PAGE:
Articles | Volume 14, issue 3
Atmos. Chem. Phys., 14, 1701–1715, 2014
Atmos. Chem. Phys., 14, 1701–1715, 2014

Research article 14 Feb 2014

Research article | 14 Feb 2014

Assessment of the effect of air pollution controls on trends in shortwave radiation over the United States from 1995 through 2010 from multiple observation networks

C.-M. Gan1, J. Pleim1, R. Mathur1, C. Hogrefe1, C. N. Long2, J. Xing1, S. Roselle1, and C. Wei1 C.-M. Gan et al.
  • 1Atmospheric Modeling and Analysis Division, National Exposure Research Laboratory, US Environmental Protection Agency, Research Triangle Park, North Carolina, USA
  • 2Climate Physics Group, Pacific Northwest National Laboratory, Richland, Washington, USA

Abstract. Long-term data sets of all-sky and clear-sky downwelling shortwave (SW) radiation, cloud cover fraction, and aerosol optical depth (AOD) were analyzed together with surface concentrations from several networks (e.g., Surface Radiation Budget Network (SURFRAD), Clean Air Status and Trend Network (CASTNET), Interagency Monitoring of Protection Visual Environments (IMPROVE) and Atmospheric Radiation Measurement (ARM)) in the United States (US). Seven states with varying climatology were selected to better understand the effects of aerosols and clouds on SW radiation. This analysis aims to assess the effects of reductions in anthropogenic aerosol burden resulting from substantial reductions in emissions of sulfur dioxide (SO2) and nitrogen oxides (NOx) over the past 16 yr across the US, based on trends in SW radiation. The SO2 and NOx emission data show decreasing trends from 1995 to 2010, which indirectly validates the effects of the Clean Air Act (CAA) in the US. Meanwhile, the total column AOD and surface total PM2.5 observations also show decreasing trends in the eastern US but slightly increasing trends in the western US. Moreover, measured surface concentrations of several other pollutants (i.e., SO2, SO4 and NOx) have similar behavior to AOD and total PM2.5. Analysis of the observed data shows strong increasing trends in all-sky downwelling SW radiation with decreasing trends in cloud cover. However, since observations of both all-sky direct and diffuse SW radiation show increasing trends, there may be other factors contributing to the radiation trends in addition to the decreasing trends in overall cloud cover. To investigate the role of direct radiative effects of aerosols, clear-sky downwelling radiation is analyzed so that cloud effects are eliminated. However, similar increasing trends in clear-sky total and diffuse SW radiation are observed. While significantly decreasing trends in AOD and surface PM2.5 concentrations along with increasing SW radiation (both all-sky and clear-sky) in the eastern US during 1995–2010 imply the occurrence of direct aerosol mediated "brightening", the increasing trends of both all-sky and clear-sky diffuse SW radiation contradicts this conclusion since diffuse radiation would be expected to decrease as aerosols direct effects decrease and cloud cover decreases. After investigating several confounding factors, the increasing trend in clear-sky diffuse SW may be due to more high-level cirrus from increasing air traffic over the US. The clear-sky radiation observations in the western US also show indications of "brightening" even though the AOD, PM2.5 and surface concentration do not vary drastically. This outcome was not unexpected because the CAA controls were mainly aimed at reducing air pollutant emissions in the eastern US and air pollutant levels in the western US were much lower at the onset. This suggests other factors affect the "brightening" especially in the western US.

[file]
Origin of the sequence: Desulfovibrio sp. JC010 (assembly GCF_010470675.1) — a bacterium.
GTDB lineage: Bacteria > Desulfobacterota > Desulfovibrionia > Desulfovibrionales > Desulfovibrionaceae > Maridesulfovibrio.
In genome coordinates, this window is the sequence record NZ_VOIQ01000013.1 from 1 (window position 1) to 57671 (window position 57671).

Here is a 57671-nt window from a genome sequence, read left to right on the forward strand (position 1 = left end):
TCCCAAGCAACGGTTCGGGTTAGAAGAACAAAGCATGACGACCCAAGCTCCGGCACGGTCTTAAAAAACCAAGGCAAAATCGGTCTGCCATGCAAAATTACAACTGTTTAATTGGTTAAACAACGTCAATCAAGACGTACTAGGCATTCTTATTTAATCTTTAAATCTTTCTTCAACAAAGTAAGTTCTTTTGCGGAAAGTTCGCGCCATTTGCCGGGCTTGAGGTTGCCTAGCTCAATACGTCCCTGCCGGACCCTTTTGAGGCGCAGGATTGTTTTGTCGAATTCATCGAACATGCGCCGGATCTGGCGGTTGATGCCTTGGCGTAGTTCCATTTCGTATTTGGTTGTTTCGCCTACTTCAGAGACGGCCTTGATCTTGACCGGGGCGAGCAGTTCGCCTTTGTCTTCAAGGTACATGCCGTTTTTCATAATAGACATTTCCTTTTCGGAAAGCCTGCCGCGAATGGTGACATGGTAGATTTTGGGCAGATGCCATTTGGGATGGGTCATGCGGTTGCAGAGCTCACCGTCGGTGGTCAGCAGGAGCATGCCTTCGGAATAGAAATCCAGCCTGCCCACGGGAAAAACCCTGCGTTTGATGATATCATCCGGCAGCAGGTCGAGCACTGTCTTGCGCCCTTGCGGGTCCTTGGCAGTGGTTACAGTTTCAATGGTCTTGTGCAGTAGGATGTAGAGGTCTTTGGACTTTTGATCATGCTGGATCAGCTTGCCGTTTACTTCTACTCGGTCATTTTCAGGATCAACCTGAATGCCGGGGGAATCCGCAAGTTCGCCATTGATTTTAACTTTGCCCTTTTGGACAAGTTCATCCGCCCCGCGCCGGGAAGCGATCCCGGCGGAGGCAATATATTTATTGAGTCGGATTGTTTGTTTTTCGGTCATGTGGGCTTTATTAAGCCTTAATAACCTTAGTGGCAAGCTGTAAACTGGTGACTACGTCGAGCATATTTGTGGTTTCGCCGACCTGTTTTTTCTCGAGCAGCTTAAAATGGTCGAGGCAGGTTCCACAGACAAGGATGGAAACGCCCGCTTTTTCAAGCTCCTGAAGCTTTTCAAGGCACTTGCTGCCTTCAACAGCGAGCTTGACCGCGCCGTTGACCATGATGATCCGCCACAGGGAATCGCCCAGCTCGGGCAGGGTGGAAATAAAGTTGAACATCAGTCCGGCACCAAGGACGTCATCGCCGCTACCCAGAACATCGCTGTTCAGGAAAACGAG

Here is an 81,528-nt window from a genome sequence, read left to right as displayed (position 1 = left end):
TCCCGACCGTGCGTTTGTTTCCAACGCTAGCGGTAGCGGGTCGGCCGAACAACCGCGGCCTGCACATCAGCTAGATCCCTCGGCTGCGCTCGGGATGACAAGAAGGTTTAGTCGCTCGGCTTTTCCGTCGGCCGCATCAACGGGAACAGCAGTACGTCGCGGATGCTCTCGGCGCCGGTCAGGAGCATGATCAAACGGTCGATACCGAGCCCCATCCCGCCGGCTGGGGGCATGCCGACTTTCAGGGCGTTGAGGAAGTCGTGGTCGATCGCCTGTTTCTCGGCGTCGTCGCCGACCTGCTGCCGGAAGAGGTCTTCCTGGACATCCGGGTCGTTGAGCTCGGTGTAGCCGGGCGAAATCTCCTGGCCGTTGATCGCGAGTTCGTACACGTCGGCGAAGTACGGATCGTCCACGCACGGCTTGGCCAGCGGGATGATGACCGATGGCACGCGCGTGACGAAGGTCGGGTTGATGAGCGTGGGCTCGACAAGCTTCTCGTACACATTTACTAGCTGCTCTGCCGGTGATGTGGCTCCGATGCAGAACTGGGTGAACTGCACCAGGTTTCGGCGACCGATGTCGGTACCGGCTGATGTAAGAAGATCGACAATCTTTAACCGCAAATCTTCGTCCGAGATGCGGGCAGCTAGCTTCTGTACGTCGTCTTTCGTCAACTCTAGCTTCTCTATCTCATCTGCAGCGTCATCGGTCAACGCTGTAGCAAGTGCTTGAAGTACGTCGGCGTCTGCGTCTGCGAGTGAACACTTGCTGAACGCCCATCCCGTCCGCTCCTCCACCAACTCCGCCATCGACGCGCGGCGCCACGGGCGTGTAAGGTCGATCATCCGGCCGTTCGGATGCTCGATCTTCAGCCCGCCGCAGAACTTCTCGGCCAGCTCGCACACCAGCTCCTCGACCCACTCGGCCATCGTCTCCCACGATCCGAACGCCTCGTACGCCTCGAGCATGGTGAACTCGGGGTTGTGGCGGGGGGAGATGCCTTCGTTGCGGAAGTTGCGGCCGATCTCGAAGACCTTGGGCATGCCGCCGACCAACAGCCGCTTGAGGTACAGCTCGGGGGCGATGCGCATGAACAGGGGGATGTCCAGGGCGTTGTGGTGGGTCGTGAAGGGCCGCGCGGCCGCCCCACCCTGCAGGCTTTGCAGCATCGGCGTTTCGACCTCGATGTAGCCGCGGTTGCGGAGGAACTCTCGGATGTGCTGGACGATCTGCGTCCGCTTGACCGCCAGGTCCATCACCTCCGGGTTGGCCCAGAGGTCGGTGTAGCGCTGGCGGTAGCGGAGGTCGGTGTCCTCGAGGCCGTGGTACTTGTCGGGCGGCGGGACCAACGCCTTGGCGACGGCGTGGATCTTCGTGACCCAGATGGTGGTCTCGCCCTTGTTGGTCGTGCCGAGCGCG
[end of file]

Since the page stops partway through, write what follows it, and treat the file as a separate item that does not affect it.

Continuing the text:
Final-revised paper